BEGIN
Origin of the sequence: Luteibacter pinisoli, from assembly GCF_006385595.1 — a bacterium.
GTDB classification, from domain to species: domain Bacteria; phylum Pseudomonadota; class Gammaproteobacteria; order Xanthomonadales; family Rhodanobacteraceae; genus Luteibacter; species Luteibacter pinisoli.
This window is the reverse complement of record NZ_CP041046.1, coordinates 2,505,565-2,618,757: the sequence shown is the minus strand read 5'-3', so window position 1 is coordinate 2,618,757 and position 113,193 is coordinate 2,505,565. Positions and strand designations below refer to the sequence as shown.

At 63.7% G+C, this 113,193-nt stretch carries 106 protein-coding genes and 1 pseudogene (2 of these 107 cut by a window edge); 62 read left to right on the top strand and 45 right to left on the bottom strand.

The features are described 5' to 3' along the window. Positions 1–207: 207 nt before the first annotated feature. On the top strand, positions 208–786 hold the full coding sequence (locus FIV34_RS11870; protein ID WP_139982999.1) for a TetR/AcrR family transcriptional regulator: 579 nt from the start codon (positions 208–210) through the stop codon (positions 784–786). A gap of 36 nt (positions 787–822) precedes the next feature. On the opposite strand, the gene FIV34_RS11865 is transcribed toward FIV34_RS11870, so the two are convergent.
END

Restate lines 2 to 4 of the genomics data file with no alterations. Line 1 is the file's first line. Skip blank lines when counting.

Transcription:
GTDB classification, from domain to species: domain Bacteria; phylum Pseudomonadota; class Gammaproteobacteria; order Xanthomonadales; family Rhodanobacteraceae; genus Luteibacter; species Luteibacter pinisoli.
This window is the reverse complement of record NZ_CP041046.1, coordinates 2,505,565-2,618,757: the sequence shown is the minus strand read 5'-3', so window position 1 is coordinate 2,618,757 and position 113,193 is coordinate 2,505,565. Positions and strand designations below refer to the sequence as shown.

At 63.7% G+C, this 113,193-nt stretch carries 106 protein-coding genes and 1 pseudogene (2 of these 107 cut by a window edge); 62 read left to right on the top strand and 45 right to left on the bottom strand.